Not on display
- Antoine Pevsner 1884–1962
- Object: 135 × 50 × 50 mm
- Presented by Mrs Miriam Gabo, the artist's sister-in-law 1977
Catalogue entryAntoine Pevsner 1884-1962
T02242 Model for the Statue of Aphrodite in the Ballet 'La Chatte' 1927
Plastic, 5 7/8 x 1 3/4 x 2 (15 x 4.5 x 5)
Presented by Mrs Miriam Gabo 1977
Prov: Naum Gabo, Middlebury, Conn.; Mrs Miriam Gabo, Middlebury
This small sculpture, the model for the statue of the goddess Aphrodite in the background of the ballet La Chatte, was found in a drawer in Naum Gabo's house shortly after his death, and was assumed at first to be by him. However the set for La Chatte was designed in collaboration with Pevsner [see T04146], and Gabo is on record as stating that this figure was the one part he did not make himself: 'The process of working was this; the model of the stage-setting and all the costumes, designs, and accessories presented to Diaghilev, with the exception of the statue of the goddess, were designed and made by Gabo. In this first model of the setting the place was left empty and this statue was done by Pevsner. I refused to make any naturalistic sculpture for the ballet as at that time I had already left behind me the period of figurative art and had no wish to return to it.' (From a statement published in Herbert Read and Leslie Martin, Gabo: Constructions, Sculpture, Paintings, Drawings, Engravings, London 1957, between pls.38 and 39). That it is by Pevsner, and not by Gabo, is borne out by its symmetry and highly idiosyncratic construction which are characteristic of Pevsner's work at this period. For instance, the treatment of the pelvis and bottom section can be compared with Pevsner's 'Fountain' of 1925 (the resemblance is particularly striking in profile), and the head and shoulders with his 'Dancer' of 1927-9.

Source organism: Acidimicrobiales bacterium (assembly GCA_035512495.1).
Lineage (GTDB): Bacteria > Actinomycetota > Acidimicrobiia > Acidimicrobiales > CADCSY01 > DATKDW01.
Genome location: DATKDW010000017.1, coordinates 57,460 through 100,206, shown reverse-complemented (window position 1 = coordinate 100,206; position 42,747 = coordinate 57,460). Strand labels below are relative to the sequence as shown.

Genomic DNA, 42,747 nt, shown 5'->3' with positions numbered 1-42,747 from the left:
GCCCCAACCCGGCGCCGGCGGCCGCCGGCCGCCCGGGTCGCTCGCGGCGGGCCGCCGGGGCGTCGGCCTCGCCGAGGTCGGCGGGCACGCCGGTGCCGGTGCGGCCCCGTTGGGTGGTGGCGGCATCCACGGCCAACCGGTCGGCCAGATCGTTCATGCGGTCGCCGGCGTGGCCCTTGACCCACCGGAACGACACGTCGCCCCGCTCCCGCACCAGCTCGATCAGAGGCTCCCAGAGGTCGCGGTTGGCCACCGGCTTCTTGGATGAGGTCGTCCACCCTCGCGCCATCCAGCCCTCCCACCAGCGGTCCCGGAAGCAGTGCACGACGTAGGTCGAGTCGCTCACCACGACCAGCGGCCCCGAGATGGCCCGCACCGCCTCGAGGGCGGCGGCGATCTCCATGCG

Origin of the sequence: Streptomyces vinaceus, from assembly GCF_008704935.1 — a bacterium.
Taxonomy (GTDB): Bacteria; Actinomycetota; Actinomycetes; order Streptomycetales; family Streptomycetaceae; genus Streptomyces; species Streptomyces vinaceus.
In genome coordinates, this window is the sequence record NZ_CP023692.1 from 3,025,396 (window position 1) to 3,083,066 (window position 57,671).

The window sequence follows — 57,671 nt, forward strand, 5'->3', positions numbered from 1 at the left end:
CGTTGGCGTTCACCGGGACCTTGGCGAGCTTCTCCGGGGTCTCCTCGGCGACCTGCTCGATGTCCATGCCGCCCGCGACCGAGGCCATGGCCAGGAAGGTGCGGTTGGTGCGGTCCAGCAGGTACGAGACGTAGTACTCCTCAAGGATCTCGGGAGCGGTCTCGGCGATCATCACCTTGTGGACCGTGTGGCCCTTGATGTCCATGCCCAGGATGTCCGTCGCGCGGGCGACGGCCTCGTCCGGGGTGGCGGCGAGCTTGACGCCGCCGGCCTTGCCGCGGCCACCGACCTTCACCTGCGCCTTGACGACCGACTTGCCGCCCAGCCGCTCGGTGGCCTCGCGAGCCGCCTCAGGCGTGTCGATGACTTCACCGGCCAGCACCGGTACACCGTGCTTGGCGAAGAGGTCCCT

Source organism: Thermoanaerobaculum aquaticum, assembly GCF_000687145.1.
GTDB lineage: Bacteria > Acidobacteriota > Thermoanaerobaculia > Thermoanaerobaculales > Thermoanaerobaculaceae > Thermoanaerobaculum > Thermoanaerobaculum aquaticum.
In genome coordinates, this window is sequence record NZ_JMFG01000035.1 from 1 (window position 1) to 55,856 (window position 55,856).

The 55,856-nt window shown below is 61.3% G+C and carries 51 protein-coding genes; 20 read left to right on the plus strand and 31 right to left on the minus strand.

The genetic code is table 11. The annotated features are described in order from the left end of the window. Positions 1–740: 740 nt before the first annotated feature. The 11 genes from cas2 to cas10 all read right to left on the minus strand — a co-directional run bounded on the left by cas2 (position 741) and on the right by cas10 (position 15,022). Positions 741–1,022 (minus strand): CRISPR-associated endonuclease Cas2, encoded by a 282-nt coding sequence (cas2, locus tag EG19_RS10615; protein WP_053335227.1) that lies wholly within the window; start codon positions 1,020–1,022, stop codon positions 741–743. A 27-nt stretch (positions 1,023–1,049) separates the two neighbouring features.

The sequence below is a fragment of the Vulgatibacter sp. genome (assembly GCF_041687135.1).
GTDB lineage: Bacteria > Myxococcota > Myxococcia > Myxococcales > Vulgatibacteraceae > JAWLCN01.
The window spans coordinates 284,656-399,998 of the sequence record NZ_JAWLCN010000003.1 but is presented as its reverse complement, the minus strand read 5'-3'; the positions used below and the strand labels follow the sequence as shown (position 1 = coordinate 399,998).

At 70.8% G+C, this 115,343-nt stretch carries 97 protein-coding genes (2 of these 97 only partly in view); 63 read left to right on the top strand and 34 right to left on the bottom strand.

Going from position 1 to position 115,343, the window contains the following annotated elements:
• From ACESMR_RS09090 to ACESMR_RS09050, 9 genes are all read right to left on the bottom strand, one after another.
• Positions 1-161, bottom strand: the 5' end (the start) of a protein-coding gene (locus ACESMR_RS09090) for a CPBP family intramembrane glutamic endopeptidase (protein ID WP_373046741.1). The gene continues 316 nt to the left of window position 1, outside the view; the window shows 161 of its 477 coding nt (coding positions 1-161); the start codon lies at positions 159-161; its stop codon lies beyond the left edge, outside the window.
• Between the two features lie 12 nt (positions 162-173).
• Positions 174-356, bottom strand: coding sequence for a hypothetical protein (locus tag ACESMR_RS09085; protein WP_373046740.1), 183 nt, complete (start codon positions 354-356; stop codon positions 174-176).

The ballet La Chatte, with choreography by Balanchine and music by Sauguet, was commissioned for Diaghilev's company and received its first performance at Monte Carlo on 30 April 1927. The subject is based on an Aesop fable about a young man who fell in love with his cat, and prayed Aphrodite to change her into a woman. But Aphrodite, having done this, decided to test her by making a mouse appear, whereupon she immediately left her lover and gave chase. She was therefore turned back into a cat; and the young man expired from disappointment.
The statue of Aphrodite was placed in a raised position in the centre of the stage and was surrounded by various completely abstract structures in transparent plastic. They were all set against a background of black American cloth and dramatically lit.
Ronald Alley, Catalogue of the Tate Gallery's Collection of Modern Art other than Works by British Artists, Tate Gallery and Sotheby Parke-Bernet, London 1981, pp.586-7, reproduced p.587